(Bloomberg) -- The frenzy to buy Indian bonds ahead of their entry into a key global debt index is set to pause if China’s experience is any guide.

Indian government bonds have beaten all of their emerging market peers except Argentina so far this year. While prudent government borrowing and the benchmark interest rate at a six-year high are helping, the market is also buoyed by expectations of as much as $40 billion of inflows from index inclusion.

Once India joins JPMorgan Chase & Co.’s gauge on June 28, the focus will likely shift back to fundamentals as happened in China’s case. Investment decisions will more likely be guided by the broader sentiment toward emerging markets, macroeconomic factors and fiscal policies of the government. 

The inclusion trade is typically done before the addition of bonds to global indexes and then investors go back to normal market dynamics, said Rajeev De Mello, a senior portfolio manager at GAMA Asset Management SA. “Then you usually have some kind of pause in the market momentum, some kind of selloff.” 

When Chinese bonds joined global indexes in 2019, the initial euphoria fizzled out after the fact. Yields rose and the scale of inflows that eventually materialized was just about 10% of the analysts’ projections in 2021.

Foreign investors are increasingly showing a preference for India’s sovereign debt over China’s to reap gains from the nation’s faster economic growth. Doubts over the sustainability of a recent rally in Chinese government bonds and persistent concerns over geopolitical tensions further tilt allocations in India’s favor.

Overseas funds have already poured in nearly $9 billion into India’s index-eligible bonds since JPMorgan’s September announcement, helping lower yields. 

Some procedural hurdles may also break the momentum in inflows. While China provided concessions such as exempting investors from taxes and extending trading hours, Indian authorities have been reticent to make any changes. They rebuffed requests for tax concessions that would have helped list Indian bonds on Euroclear, a clearing platform favored by investors.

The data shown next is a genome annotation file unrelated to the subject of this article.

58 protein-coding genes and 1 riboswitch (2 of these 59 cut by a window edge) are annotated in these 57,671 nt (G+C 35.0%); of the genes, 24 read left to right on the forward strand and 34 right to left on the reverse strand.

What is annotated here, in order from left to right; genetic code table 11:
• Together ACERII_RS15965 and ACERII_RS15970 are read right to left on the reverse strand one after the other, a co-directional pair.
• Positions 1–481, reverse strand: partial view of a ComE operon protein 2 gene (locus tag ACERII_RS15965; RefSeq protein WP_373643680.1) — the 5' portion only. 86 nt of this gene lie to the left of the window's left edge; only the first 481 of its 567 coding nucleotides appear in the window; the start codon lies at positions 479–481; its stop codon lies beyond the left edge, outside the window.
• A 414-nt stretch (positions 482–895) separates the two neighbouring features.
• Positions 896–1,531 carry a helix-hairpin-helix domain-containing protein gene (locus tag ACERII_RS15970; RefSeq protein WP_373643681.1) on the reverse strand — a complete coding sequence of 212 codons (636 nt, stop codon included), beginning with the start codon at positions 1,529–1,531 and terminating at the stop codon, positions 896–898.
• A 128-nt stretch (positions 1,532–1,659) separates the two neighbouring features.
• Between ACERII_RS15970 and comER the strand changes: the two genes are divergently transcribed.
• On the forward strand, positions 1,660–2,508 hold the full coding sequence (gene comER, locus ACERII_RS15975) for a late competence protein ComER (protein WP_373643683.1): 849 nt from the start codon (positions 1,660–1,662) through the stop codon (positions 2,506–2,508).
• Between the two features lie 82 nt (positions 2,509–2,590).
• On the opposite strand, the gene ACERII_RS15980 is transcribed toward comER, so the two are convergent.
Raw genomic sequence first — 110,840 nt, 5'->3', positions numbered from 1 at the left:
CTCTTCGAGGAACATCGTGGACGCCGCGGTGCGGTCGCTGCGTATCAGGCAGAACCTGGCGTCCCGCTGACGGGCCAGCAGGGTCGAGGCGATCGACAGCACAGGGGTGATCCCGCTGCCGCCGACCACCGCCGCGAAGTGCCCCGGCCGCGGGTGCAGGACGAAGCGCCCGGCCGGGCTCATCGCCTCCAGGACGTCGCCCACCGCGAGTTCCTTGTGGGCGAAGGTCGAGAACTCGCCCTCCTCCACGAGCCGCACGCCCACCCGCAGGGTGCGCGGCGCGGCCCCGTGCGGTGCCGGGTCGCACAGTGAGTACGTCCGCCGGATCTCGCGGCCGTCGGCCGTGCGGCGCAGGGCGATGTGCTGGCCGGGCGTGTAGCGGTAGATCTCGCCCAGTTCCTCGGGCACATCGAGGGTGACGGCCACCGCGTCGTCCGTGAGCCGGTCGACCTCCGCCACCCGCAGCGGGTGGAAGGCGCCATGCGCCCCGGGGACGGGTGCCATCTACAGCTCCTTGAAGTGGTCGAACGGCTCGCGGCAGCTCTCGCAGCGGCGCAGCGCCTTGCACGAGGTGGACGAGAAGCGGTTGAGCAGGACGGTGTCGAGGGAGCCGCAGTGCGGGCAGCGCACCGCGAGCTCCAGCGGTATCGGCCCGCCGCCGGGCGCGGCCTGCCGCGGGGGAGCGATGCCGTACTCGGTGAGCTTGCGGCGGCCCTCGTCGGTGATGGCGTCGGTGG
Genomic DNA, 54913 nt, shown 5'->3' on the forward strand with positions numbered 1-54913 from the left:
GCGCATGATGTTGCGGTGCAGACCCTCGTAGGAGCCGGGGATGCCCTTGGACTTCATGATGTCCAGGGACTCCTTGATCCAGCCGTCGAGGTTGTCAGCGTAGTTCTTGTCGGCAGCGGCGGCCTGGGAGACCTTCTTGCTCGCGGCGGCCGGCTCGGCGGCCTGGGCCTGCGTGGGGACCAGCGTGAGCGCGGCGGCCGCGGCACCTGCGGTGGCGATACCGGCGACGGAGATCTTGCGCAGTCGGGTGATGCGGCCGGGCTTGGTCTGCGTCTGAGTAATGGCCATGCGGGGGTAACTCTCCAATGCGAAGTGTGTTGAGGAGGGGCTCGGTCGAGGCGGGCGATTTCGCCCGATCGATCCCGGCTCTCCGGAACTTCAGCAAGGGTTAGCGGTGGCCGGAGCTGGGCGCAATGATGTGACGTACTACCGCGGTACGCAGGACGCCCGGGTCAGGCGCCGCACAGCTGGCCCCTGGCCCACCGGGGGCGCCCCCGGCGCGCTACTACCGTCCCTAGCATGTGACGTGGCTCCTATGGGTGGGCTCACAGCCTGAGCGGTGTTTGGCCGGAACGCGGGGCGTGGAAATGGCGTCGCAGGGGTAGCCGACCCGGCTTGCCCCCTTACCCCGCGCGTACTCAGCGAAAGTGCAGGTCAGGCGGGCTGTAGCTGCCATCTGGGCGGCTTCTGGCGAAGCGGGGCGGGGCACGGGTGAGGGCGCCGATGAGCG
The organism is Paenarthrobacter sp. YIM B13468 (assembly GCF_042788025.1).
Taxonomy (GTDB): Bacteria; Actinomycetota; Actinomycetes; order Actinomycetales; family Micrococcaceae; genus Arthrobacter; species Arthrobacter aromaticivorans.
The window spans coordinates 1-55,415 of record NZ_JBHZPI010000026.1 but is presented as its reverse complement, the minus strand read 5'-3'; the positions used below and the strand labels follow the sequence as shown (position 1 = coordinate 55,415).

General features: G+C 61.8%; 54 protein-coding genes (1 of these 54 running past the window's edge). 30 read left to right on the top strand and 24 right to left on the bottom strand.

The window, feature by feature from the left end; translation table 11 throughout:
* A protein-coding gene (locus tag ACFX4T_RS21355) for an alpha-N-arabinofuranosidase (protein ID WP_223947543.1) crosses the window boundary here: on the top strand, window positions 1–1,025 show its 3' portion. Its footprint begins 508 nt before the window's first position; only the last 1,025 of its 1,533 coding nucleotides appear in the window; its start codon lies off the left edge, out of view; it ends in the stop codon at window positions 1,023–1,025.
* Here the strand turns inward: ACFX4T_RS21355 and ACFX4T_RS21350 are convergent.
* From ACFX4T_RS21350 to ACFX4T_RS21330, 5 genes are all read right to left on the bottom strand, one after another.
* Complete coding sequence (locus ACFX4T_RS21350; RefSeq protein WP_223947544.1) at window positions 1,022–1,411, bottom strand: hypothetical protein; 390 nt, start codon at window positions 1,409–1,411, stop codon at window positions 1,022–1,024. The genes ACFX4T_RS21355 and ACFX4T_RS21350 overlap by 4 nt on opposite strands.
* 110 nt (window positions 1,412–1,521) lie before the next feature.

Read More: What India’s Addition to JPMorgan’s Bond Index Means: QuickTake

It will be a one- to two-year process for everything to settle down in terms of the index flow, internal setup and opening accounts, said Lei Zhu, head of Asian fixed income at Fidelity International. She sees the inflows making a bigger splash in India than China due to a potentially larger foreign ownership of the market. 

China’s government bond market is more than double of India’s $1.7 trillion sovereign debt. While overseas investors’ participation is at 7.5% in China’s government bonds, foreign holdings in India’s state debt is currently less than 2%. 

Both Fidelity and GAMA Asset see the Indian rupee and dollar-denominated corporate bonds benefiting from the inclusion due to the spreads they offer, mimicking China’s experience.

The bond rally may stabilize after the inclusion as investors try to front-run the inflows and take profits as the trade plays out, said Zhu. “But eventually it will bring in more stable flows as the investor base broadens up.” 

Bloomberg Index Services Ltd. will also start including India in its emerging-markets index from January. Bloomberg LP is the parent company of Bloomberg Index Services, which administers indexes that compete with those from other providers.

--With assistance from Wenjin Lv.

©2024 Bloomberg L.P.